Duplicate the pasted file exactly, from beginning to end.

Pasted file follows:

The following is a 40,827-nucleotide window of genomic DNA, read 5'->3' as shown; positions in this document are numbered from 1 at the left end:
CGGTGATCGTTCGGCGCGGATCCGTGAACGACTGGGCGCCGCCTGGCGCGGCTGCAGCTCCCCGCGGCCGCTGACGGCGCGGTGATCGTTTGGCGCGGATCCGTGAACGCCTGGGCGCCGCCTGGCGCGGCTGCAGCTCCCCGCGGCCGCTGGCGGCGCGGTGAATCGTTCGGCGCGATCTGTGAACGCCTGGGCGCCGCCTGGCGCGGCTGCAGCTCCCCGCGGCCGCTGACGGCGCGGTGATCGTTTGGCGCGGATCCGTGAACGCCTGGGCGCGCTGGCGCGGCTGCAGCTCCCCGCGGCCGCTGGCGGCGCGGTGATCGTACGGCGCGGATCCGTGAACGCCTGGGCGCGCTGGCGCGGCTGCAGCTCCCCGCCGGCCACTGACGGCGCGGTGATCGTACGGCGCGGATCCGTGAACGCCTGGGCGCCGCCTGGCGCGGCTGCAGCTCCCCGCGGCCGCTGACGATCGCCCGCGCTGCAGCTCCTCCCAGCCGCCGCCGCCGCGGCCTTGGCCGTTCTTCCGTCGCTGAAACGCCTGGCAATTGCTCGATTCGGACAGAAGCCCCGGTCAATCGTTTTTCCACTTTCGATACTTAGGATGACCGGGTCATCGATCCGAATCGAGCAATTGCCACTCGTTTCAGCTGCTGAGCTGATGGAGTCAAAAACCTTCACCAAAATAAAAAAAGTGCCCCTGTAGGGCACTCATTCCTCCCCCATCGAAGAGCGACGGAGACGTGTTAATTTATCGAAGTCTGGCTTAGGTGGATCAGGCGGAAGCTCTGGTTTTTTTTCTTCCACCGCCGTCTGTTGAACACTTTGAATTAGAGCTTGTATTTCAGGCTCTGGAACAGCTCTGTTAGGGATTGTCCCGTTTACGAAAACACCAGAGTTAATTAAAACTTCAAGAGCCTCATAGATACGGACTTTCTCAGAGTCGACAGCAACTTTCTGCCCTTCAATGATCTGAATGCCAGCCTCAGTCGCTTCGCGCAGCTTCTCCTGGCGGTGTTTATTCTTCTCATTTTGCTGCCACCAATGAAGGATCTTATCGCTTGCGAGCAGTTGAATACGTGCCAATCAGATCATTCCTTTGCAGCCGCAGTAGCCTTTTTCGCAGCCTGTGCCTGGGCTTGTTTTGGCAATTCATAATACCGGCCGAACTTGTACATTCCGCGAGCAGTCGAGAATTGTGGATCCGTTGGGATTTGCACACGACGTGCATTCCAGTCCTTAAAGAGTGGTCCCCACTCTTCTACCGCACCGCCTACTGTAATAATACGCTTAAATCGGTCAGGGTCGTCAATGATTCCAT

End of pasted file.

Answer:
The following is a 40,827-nucleotide window of genomic DNA, read 5'->3' as shown; positions in this document are numbered from 1 at the left end:
CGGTGATCGTTCGGCGCGGATCCGTGAACGACTGGGCGCCGCCTGGCGCGGCTGCAGCTCCCCGCGGCCGCTGACGGCGCGGTGATCGTTTGGCGCGGATCCGTGAACGCCTGGGCGCCGCCTGGCGCGGCTGCAGCTCCCCGCGGCCGCTGGCGGCGCGGTGAATCGTTCGGCGCGATCTGTGAACGCCTGGGCGCCGCCTGGCGCGGCTGCAGCTCCCCGCGGCCGCTGACGGCGCGGTGATCGTTTGGCGCGGATCCGTGAACGCCTGGGCGCGCTGGCGCGGCTGCAGCTCCCCGCGGCCGCTGGCGGCGCGGTGATCGTACGGCGCGGATCCGTGAACGCCTGGGCGCGCTGGCGCGGCTGCAGCTCCCCGCCGGCCACTGACGGCGCGGTGATCGTACGGCGCGGATCCGTGAACGCCTGGGCGCCGCCTGGCGCGGCTGCAGCTCCCCGCGGCCGCTGACGATCGCCCGCGCTGCAGCTCCTCCCAGCCGCCGCCGCCGCGGCCTTGGCCGTTCTTCCGTCGCTGAAACGCCTGGCAATTGCTCGATTCGGACAGAAGCCCCGGTCAATCGTTTTTCCACTTTCGATACTTAGGATGACCGGGTCATCGATCCGAATCGAGCAATTGCCACTCGTTTCAGCTGCTGAGCTGATGGAGTCAAAAACCTTCACCAAAATAAAAAAAGTGCCCCTGTAGGGCACTCATTCCTCCCCCATCGAAGAGCGACGGAGACGTGTTAATTTATCGAAGTCTGGCTTAGGTGGATCAGGCGGAAGCTCTGGTTTTTTTTCTTCCACCGCCGTCTGTTGAACACTTTGAATTAGAGCTTGTATTTCAGGCTCTGGAACAGCTCTGTTAGGGATTGTCCCGTTTACGAAAACACCAGAGTTAATTAAAACTTCAAGAGCCTCATAGATACGGACTTTCTCAGAGTCGACAGCAACTTTCTGCCCTTCAATGATCTGAATGCCAGCCTCAGTCGCTTCGCGCAGCTTCTCCTGGCGGTGTTTATTCTTCTCATTTTGCTGCCACCAATGAAGGATCTTATCGCTTGCGAGCAGTTGAATACGTGCCAATCAGATCATTCCTTTGCAGCCGCAGTAGCCTTTTTCGCAGCCTGTGCCTGGGCTTGTTTTGGCAATTCATAATACCGGCCGAACTTGTACATTCCGCGAGCAGTCGAGAATTGTGGATCCGTTGGGATTTGCACACGACGTGCATTCCAGTCCTTAAAGAGTGGTCCCCACTCTTCTACCGCACCGCCTACTGTAATAATACGCTTAAATCGGTCAGGGTCGTCAATGATTCCAT